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Marine institute fears for survival of monk seal

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An environmental group Thursday recommended that the federal government spend more to help prevent critically endangered Hawaiian monk seals from becoming extinct.

The Marine Conservation Institute said in a report Thursday that the National Oceanic and Atmospheric Administration should also hire a community liaison. This person would build trust with fishermen, some of whom believe the seals are competing with them for fish. The liaison would also work with community members frustrated over being left out of decisions involving the management of natural resources.

The world’s population of Hawaiian monk seals is less than 1,100, and their numbers are declining 4 percent per year. Only 1 in 5 seals born in the remote Northwestern Hawaiian Islands — where about 900 of the animals live — survives until its first birthday.

In contrast, the population of seals born in the heavily populated main Hawaiian Islands has been growing about 5 percent annually. But these seals have also encountered hostility from people who mistakenly believe they are an introduced species not native to Hawaii or that they are taking away food from fishermen. Several seals have been deliberately killed on Kauai and Molo­kai in recent years.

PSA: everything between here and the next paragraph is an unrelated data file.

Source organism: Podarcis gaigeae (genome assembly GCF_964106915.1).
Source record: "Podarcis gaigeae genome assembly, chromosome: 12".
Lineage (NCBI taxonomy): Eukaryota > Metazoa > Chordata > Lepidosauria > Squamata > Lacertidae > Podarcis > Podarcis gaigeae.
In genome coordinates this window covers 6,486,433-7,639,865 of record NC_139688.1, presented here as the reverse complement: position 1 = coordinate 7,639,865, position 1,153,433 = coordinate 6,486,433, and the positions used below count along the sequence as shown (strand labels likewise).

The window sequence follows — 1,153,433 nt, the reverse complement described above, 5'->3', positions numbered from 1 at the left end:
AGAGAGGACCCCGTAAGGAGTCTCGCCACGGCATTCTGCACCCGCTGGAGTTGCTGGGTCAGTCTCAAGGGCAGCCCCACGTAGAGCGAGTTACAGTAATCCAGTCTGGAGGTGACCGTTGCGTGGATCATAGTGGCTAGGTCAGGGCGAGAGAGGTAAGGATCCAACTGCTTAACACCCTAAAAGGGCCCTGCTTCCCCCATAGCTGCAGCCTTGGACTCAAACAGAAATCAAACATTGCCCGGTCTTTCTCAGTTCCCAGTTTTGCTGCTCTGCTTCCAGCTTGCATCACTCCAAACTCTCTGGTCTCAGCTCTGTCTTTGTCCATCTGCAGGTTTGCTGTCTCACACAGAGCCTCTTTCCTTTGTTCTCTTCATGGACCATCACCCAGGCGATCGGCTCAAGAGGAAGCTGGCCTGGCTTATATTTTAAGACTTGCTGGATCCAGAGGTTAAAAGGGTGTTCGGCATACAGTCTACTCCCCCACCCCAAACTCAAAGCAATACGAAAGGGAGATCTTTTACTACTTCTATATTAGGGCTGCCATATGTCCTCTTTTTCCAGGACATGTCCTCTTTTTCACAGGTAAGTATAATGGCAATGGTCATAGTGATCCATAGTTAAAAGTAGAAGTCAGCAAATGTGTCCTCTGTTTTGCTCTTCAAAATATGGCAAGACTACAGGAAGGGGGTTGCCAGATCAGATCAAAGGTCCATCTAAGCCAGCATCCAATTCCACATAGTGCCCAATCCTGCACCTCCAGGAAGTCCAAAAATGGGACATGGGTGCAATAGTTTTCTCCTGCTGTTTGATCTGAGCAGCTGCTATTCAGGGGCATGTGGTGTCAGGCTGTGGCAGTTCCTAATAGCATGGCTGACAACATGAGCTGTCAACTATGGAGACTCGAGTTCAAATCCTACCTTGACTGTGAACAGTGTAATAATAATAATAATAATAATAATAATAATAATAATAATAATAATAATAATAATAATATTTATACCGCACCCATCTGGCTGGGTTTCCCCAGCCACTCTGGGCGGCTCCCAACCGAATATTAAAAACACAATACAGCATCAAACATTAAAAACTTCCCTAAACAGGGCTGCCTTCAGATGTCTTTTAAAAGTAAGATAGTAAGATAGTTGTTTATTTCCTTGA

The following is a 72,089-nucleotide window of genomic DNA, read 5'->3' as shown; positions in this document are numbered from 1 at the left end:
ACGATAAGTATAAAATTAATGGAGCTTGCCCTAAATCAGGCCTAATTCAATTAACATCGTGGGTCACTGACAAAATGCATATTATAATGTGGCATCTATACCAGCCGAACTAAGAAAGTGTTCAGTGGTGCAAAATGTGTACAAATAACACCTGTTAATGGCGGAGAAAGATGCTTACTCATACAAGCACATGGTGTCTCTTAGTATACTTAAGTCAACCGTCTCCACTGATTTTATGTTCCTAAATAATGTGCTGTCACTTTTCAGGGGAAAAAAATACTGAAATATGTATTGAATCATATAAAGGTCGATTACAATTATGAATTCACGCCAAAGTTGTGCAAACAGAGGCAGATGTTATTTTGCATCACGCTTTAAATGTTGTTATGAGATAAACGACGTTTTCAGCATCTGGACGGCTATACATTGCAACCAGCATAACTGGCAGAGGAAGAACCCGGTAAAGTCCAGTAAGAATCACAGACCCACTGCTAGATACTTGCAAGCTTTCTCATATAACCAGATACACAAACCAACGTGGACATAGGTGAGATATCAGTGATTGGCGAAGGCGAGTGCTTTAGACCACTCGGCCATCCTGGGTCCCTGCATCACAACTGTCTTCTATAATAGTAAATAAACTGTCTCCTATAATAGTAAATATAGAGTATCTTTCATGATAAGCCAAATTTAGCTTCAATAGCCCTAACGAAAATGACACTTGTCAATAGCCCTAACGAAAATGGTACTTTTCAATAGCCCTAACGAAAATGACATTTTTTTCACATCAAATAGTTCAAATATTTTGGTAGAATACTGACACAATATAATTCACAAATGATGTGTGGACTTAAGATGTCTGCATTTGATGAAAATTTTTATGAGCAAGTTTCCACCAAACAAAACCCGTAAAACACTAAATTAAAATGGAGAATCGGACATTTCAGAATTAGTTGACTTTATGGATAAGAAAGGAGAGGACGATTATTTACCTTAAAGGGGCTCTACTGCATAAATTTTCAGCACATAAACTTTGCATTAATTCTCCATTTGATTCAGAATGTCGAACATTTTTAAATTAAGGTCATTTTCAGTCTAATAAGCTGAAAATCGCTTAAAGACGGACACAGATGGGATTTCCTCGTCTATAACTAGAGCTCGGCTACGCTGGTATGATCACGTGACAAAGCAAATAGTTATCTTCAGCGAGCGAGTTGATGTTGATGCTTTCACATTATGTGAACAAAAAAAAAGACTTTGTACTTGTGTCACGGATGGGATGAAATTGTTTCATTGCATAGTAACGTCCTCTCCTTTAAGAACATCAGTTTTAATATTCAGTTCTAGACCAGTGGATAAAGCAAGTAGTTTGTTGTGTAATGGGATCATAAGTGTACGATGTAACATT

Only 450 to 550 monk seals will remain overall in less than 20 years if the current trend continues, the group estimates.

"If NOAA wants to reverse the long decline of this iconic species, it is going to have to be more aggressive," Lance Morgan, president of the Seattle-based environmental advocacy group, said in a statement.

NOAA spends about $4 million on monk seals each year. The group recommends that NOAA ask Congress for $5 million and gradually request more until it gets $7 million in fiscal year 2017.

Bill Chandler, the group’s conservation adviser, said the report’s release is timed for budget season in Washington. "We wanted to weigh in as far as what appropriations the program is going to need from Congress," Chandler said.

Rachel Sprague, NOAA’s Hawaiian monk seal recovery coordinator, said the recommendations are things that most people who work on monk seal recovery agree need to be the focus.

She said the agency has had community and cultural liaisons in the past but has none now for lack of resources.

The state of Hawaii, however, she said, is hiring to fill three outreach positions on Kauai, Maui and the Big Island. These positions are funded by NOAA grants to help states support the recovery of endangered species, she said.

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